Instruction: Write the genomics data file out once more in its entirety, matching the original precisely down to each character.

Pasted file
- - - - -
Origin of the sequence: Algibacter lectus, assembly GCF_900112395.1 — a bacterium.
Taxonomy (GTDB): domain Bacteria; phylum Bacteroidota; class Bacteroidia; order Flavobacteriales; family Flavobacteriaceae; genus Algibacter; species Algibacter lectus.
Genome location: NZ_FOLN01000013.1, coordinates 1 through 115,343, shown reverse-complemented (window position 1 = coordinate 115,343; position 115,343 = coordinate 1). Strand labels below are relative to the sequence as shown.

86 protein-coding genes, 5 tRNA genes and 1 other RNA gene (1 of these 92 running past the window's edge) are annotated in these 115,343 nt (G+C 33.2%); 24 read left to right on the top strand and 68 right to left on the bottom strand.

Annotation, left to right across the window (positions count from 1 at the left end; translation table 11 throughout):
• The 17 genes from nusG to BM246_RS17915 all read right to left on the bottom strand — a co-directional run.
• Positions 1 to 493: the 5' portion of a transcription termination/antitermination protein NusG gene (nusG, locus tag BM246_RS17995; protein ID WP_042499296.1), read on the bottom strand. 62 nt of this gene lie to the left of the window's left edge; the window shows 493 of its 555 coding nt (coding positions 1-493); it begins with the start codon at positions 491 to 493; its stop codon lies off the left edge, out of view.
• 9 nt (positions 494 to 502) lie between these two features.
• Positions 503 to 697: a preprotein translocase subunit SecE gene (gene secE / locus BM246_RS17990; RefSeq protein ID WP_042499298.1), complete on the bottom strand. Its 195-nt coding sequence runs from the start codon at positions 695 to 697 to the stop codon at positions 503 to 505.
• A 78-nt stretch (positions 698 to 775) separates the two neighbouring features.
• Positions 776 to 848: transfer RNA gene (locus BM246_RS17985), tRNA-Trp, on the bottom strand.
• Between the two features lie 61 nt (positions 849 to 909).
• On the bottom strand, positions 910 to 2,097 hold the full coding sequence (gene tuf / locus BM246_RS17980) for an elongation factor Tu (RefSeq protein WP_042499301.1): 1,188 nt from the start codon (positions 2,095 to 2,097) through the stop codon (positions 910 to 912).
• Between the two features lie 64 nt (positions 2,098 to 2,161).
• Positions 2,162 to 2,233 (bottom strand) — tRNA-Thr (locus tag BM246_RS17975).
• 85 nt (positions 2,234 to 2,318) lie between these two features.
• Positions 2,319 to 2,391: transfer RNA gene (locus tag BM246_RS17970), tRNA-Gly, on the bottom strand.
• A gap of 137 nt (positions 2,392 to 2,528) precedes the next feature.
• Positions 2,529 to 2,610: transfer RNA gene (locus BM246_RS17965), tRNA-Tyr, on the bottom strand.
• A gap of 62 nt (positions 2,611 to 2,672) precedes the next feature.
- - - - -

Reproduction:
Origin of the sequence: Algibacter lectus, assembly GCF_900112395.1 — a bacterium.
Taxonomy (GTDB): domain Bacteria; phylum Bacteroidota; class Bacteroidia; order Flavobacteriales; family Flavobacteriaceae; genus Algibacter; species Algibacter lectus.
Genome location: NZ_FOLN01000013.1, coordinates 1 through 115,343, shown reverse-complemented (window position 1 = coordinate 115,343; position 115,343 = coordinate 1). Strand labels below are relative to the sequence as shown.

86 protein-coding genes, 5 tRNA genes and 1 other RNA gene (1 of these 92 running past the window's edge) are annotated in these 115,343 nt (G+C 33.2%); 24 read left to right on the top strand and 68 right to left on the bottom strand.

Annotation, left to right across the window (positions count from 1 at the left end; translation table 11 throughout):
• The 17 genes from nusG to BM246_RS17915 all read right to left on the bottom strand — a co-directional run.
• Positions 1 to 493: the 5' portion of a transcription termination/antitermination protein NusG gene (nusG, locus tag BM246_RS17995; protein ID WP_042499296.1), read on the bottom strand. 62 nt of this gene lie to the left of the window's left edge; the window shows 493 of its 555 coding nt (coding positions 1-493); it begins with the start codon at positions 491 to 493; its stop codon lies off the left edge, out of view.
• 9 nt (positions 494 to 502) lie between these two features.
• Positions 503 to 697: a preprotein translocase subunit SecE gene (gene secE / locus BM246_RS17990; RefSeq protein ID WP_042499298.1), complete on the bottom strand. Its 195-nt coding sequence runs from the start codon at positions 695 to 697 to the stop codon at positions 503 to 505.
• A 78-nt stretch (positions 698 to 775) separates the two neighbouring features.
• Positions 776 to 848: transfer RNA gene (locus BM246_RS17985), tRNA-Trp, on the bottom strand.
• Between the two features lie 61 nt (positions 849 to 909).
• On the bottom strand, positions 910 to 2,097 hold the full coding sequence (gene tuf / locus BM246_RS17980) for an elongation factor Tu (RefSeq protein WP_042499301.1): 1,188 nt from the start codon (positions 2,095 to 2,097) through the stop codon (positions 910 to 912).
• Between the two features lie 64 nt (positions 2,098 to 2,161).
• Positions 2,162 to 2,233 (bottom strand) — tRNA-Thr (locus tag BM246_RS17975).
• 85 nt (positions 2,234 to 2,318) lie between these two features.
• Positions 2,319 to 2,391: transfer RNA gene (locus tag BM246_RS17970), tRNA-Gly, on the bottom strand.
• A gap of 137 nt (positions 2,392 to 2,528) precedes the next feature.
• Positions 2,529 to 2,610: transfer RNA gene (locus BM246_RS17965), tRNA-Tyr, on the bottom strand.
• A gap of 62 nt (positions 2,611 to 2,672) precedes the next feature.